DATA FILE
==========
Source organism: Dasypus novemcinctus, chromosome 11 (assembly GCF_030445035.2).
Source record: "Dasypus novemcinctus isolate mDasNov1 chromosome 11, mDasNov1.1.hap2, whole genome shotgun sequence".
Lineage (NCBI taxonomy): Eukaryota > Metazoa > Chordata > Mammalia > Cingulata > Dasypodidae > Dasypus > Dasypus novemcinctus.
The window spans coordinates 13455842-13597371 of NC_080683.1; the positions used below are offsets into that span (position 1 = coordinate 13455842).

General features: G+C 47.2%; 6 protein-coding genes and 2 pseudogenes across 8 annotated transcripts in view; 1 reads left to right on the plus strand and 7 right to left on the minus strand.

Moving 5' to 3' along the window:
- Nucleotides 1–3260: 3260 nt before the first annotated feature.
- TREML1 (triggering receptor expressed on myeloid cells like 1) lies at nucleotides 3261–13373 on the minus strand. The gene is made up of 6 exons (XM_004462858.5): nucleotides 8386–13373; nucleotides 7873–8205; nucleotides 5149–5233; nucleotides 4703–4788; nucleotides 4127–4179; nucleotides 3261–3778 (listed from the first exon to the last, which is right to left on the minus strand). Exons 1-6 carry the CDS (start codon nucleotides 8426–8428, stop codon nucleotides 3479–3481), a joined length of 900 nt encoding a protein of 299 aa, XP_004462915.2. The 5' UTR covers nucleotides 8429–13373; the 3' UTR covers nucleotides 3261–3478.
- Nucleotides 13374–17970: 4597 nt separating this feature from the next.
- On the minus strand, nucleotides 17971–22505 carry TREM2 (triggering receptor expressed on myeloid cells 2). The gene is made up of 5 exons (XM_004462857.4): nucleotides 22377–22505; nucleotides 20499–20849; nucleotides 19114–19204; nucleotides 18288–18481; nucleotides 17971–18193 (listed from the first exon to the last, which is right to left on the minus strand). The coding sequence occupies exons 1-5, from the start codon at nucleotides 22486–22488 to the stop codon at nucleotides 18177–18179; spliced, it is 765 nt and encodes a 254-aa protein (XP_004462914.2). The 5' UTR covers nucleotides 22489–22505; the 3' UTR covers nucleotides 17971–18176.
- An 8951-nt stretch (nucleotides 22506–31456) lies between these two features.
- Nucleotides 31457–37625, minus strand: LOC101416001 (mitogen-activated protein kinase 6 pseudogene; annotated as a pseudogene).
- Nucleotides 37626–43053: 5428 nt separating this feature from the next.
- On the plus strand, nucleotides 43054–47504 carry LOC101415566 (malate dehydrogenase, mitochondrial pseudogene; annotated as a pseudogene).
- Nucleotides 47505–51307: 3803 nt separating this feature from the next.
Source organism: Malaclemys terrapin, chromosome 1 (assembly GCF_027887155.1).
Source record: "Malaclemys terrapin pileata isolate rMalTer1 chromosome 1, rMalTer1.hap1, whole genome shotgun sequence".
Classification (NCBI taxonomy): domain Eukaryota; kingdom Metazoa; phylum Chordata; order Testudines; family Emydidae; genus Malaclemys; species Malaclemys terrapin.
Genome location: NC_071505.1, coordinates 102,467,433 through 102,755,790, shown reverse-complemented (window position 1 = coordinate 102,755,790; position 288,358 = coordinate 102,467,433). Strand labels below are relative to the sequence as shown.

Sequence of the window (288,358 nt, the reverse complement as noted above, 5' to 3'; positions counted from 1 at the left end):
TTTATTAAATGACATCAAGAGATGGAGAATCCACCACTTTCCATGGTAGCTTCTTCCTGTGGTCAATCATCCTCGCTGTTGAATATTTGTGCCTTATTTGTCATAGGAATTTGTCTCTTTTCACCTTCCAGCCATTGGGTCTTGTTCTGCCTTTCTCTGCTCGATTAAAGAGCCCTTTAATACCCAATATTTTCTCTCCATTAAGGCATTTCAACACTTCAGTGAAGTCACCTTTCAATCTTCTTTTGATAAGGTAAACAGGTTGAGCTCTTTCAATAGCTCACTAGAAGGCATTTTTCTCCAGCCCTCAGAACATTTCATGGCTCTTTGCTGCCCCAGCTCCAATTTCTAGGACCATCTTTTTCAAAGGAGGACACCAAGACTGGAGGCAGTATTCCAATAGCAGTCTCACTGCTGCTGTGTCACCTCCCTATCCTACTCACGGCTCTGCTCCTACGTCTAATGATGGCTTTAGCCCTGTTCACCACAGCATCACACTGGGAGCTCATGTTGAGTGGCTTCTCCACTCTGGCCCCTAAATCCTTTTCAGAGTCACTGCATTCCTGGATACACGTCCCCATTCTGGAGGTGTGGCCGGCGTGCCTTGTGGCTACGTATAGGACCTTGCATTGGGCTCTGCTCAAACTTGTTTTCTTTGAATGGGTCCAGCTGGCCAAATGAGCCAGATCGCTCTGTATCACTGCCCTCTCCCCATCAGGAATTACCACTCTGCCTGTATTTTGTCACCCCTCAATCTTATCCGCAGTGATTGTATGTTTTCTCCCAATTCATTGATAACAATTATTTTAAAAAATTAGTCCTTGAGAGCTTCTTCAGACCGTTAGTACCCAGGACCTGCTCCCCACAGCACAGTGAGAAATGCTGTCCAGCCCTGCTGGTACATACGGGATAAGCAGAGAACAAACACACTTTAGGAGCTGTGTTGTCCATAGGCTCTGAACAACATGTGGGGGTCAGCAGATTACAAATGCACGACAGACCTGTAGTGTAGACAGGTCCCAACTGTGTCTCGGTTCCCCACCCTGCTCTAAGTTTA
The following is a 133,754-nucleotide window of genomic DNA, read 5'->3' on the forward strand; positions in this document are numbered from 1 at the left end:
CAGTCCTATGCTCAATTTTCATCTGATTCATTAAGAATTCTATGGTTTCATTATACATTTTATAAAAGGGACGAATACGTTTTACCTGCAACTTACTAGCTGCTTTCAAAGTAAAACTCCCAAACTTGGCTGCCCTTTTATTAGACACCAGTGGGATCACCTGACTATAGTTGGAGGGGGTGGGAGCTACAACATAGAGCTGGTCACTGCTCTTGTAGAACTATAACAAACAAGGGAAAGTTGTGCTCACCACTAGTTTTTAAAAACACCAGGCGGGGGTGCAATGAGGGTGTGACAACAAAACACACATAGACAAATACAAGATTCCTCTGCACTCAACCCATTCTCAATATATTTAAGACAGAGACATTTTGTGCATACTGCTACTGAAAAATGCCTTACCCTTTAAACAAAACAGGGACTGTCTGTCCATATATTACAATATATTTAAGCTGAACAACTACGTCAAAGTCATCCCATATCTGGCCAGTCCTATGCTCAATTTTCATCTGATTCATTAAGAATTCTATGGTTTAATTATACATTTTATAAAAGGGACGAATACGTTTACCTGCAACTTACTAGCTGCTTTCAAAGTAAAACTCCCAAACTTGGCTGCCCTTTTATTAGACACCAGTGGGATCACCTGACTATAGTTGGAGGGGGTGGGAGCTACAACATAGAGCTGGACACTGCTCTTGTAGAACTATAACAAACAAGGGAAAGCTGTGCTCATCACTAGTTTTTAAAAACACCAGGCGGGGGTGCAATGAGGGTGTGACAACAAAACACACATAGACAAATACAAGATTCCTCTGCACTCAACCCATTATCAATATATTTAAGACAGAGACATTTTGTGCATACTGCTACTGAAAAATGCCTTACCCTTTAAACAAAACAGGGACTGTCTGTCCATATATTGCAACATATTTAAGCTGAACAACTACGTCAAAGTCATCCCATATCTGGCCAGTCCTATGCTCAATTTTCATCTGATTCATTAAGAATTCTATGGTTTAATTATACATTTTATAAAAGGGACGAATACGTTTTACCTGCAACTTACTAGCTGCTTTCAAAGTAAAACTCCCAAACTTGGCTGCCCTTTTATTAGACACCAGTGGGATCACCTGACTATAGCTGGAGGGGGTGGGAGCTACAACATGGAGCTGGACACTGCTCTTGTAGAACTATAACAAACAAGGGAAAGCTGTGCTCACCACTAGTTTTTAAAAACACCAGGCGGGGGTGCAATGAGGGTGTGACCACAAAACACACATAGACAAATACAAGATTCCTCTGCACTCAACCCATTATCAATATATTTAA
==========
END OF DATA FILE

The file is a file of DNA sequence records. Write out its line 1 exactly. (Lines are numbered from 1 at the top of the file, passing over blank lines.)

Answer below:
Source organism: Dasypus novemcinctus, chromosome 11 (assembly GCF_030445035.2).